Over the past 216 years Tasmania has had 55 men and 1 woman in the role of governor. Originally the role was titled Lieutenant Governor (1803 – 1855). With responsible self-government, and the name change from Van Diemen’s Land to Tasmania, the role was titled Governor.
Throughout this whole period there were many occasions when others stepped in to fill a short-term vacancy, under the banner of Commandant or Administrator.
Up until 1986, with the establishment of the Australia Act, all Australian State Governors were appointed by the Queen of England. Since then the governor has been appointed by the Premier of each state.
Here are some governor related statistics:
Military officer: 19
Military & Knight: 6
The role of the Tasmanian Governor is concerned with legislation as the Governor’s Royal Assent must appear on every statute. The office of Governor may be extended or terminated by the Queen, on the advice of the Premier. The Governor commissions the Premier and Ministers in their portfolios. The Governor also dissolves Parliament and opens each new Parliament after a state election.
In Tasmania, the Governor has another important role, that of safeguarding the Tasmania constitution. The Governor with the Legislative Council and the House of Assembly, constitute the Parliament of Tasmania.
There was a time when efforts were made to get rid of the office of Governor in Tasmania. In 1920, Sir William Lamond Allardyce (1861 – 1930) was appointed Governor of Tasmania.
He was a professional public servant. After education in Scotland and Oxford he was sent to Fiji as a civil service clerk (1879), worked his way up to Colonial Secretary (1902), then Governor of Fiji which came with a CMG – Companion of the Order of St Michael and St George, the stepping stone to a knighthood.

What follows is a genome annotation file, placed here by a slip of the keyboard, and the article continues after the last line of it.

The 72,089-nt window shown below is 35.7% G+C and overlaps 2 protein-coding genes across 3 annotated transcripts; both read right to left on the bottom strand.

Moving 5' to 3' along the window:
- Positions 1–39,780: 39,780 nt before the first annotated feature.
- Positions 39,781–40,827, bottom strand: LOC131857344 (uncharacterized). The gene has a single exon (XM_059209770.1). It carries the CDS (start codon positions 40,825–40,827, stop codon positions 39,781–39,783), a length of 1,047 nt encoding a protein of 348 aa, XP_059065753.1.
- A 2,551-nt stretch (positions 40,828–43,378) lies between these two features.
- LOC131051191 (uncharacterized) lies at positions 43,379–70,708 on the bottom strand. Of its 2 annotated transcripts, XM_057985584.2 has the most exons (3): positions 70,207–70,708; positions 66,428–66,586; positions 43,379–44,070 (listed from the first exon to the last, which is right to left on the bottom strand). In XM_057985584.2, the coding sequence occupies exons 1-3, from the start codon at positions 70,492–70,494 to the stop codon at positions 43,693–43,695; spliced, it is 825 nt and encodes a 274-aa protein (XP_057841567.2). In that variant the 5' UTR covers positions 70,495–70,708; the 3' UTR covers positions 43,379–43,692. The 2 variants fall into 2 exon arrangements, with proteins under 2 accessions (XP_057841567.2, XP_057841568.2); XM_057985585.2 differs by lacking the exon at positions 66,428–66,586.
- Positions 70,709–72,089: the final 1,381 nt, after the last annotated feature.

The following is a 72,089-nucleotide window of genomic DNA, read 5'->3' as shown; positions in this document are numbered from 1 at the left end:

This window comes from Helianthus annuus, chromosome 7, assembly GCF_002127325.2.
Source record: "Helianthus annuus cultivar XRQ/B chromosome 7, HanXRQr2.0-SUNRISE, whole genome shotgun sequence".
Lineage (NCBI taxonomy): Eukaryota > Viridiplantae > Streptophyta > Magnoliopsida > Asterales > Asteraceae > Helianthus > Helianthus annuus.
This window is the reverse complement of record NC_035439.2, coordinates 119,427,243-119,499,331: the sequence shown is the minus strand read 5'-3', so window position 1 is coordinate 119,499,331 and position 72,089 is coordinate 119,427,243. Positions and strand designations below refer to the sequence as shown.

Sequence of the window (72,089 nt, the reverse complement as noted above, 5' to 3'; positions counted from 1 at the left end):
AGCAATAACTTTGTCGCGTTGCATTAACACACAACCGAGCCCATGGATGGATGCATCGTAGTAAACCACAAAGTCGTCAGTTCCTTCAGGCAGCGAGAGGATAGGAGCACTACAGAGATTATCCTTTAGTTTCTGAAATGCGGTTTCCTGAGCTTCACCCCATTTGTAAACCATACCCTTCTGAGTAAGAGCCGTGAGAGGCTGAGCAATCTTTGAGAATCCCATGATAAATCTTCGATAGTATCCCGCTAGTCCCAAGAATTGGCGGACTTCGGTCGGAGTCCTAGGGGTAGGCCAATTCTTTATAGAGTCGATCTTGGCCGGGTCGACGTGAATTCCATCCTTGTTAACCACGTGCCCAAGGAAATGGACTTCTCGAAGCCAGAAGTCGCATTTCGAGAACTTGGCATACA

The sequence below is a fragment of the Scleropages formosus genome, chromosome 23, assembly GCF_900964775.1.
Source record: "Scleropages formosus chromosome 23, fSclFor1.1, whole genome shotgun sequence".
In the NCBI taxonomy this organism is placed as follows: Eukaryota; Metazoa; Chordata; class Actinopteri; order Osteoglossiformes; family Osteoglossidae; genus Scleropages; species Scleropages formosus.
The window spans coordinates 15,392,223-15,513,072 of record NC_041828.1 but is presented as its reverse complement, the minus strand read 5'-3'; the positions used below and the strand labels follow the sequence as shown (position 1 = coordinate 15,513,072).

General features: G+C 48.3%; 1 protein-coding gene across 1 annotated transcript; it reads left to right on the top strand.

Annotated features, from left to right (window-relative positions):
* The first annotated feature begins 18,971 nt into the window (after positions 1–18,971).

Appointment as Governor of Falkland Islands (1904) was followed by Governor of Bahamas (1914) and the knighthood of KCMG.
Allardyce was appointed Governor of Tasmania and arrived in Hobart April, 1920. The state government was under Premier Sir Walter Lee and the Nationalist Party.
The Tasmanian economy was under pressure and there were high levels of unemployment due to the downturn in mining and agriculture along with the return of servicemen from the First World War.
Looking for ways to save the state money, the Tasmanian Labor Party started at the top. In September 1920 they put a motion for the abolition of the role of Governor. This move was defeated in the House of Assembly by one vote – that of the Speaker, Sir John Evans.
Appearing to not read the political mood of the moment, Governor Allardyce complained to the state government that his salary of £2,750 was too low. In response, Premier Lee replied that there was not the remotest possibility that parliament would agree to an increase.
Allardyce announced he would take a 3-month vacation during which time he demanded that the governor’s remuneration and allowances be the subject of a statement in parliament.
This tipped the House of Assembly over the edge, and the statement was followed by a successful motion in the Lower House that the role of governor be abolished.
The motion was put to the Legislative Council, which rejected the idea. Still denied his pay rise, Governor Allardyce resigned and left Tasmania.
He was later appointed Governor of Newfoundland, retired to England and died there in 1930.